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America's Best Rates: Online banks winning the bank rates war

Richard Barrington

The world of bank deposit rates has been quiet in recent years, with rates low and barely changing. Suddenly though, that seems to have changed.

According to the America's Best Rates survey by MoneyRates.com, average savings account rates and money market rates rose for the second consecutive survey during the third quarter of 2017, and this time by an even wider margin than in the previous quarter. The real action is at the top of the charts, where a good old-fashioned rate war has broken out among several banks who are trying to outdo each other by offering customers higher interest rates.

Who is winning that rate war? The America's Best Rates survey can show you which banks are coming out ahead, but the real potential win is for consumers. However, even as rates rise, some consumers will miss out if they remain stuck with the wrong bank.

Who's winning the bank rates war?

The tables in the section that follow will show you which specific banks are winning the rate war, based on the leading savings and money market rates in the latest America's Best Rates survey. However, there are some broader trends that characterize who is winning or losing.

1. Online accounts are beating traditional accounts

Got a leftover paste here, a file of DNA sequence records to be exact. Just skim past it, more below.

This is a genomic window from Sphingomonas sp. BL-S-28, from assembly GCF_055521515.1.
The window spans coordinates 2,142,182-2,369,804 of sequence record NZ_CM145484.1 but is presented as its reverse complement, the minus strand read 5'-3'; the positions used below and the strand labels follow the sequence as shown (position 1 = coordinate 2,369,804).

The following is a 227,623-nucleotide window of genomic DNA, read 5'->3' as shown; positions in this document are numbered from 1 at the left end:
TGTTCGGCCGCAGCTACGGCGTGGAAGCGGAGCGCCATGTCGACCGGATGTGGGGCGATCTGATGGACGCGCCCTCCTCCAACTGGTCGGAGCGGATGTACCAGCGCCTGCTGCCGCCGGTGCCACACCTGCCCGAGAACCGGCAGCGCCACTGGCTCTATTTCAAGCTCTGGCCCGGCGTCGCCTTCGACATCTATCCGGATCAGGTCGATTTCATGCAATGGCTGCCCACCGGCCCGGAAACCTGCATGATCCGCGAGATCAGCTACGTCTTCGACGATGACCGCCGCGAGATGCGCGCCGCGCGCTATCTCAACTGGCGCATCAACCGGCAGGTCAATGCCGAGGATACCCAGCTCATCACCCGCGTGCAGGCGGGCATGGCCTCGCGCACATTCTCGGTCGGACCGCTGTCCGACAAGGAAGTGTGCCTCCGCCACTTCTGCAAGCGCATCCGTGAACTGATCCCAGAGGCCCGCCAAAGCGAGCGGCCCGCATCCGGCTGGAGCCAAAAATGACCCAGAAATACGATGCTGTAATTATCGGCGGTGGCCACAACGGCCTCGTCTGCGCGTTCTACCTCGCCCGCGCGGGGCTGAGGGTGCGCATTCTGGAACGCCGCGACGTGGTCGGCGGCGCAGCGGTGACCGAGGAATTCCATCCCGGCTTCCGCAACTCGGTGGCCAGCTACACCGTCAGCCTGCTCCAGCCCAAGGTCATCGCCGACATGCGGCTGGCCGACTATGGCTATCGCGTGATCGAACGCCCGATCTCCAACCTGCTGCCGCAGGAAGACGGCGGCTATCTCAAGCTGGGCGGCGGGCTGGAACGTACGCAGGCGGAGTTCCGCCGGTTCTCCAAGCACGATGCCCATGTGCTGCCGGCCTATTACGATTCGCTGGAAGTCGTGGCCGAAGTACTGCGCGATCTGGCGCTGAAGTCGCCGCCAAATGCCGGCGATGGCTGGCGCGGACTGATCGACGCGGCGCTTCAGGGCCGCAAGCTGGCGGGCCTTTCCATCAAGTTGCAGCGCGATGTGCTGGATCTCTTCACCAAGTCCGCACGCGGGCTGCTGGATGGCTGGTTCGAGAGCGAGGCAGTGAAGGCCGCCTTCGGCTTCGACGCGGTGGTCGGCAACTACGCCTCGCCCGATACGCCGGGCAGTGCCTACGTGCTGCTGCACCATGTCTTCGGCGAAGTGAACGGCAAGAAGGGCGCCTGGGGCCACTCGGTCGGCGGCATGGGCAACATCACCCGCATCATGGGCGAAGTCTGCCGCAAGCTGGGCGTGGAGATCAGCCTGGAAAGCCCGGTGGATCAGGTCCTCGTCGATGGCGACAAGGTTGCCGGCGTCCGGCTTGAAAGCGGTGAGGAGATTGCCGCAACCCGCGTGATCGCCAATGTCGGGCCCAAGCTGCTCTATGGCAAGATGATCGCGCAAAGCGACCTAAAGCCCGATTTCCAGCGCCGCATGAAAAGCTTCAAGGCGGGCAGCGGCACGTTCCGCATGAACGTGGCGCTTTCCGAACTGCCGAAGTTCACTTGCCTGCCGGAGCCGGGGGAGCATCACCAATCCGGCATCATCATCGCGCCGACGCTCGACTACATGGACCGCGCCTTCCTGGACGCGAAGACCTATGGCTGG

Online accounts, with their cost advantages over traditional branch-based accounts, have long offered higher savings and money market rates, and the gap widened in the third quarter of 2017. While the average rates on traditional savings and money market accounts barely moved during the quarter, the average rates on each type of online account made more significant gains.

In fact, the vast majority of accounts that seem to be engaged in a race are online accounts. This makes sense - not only do these accounts enjoy a cost advantage over traditional accounts, but the ease of comparing rates online means consumers are more likely to take advantage of higher rates via online banking than by going from branch to branch.

The bottom line is that for every $1 the average traditional savings account pays in interest, the average online savings account pays $9.35. With money market accounts, the advantage for online customers is $5.42 for every $1. Online accounts are not just winning the rate war, they are dominating it.

2. Small banks are beating larger banks

Though not as dramatic as the difference between online and traditional accounts, small banks in general seem to be doing more for their deposit customers.

For every $1 in interest the average savings account pays at a large bank (those with $15 billion or more in deposits), the average savings account at a small bank (those with $5 billion or less) pays $1.62. Among money market accounts, the average account at a small bank pays $1.42 for every $1 earned at the average large bank.

3. Savings account rates are beating money market rates

The advantages for online accounts and small banks were greater for savings accounts than for money market accounts, and this is reflective of a trend that has savings accounts generally enjoying a rate advantage over money market accounts. While the very top rates in each category are similar, on average, savings accounts pay $1.18 in interest for every $1 earned in a money market account.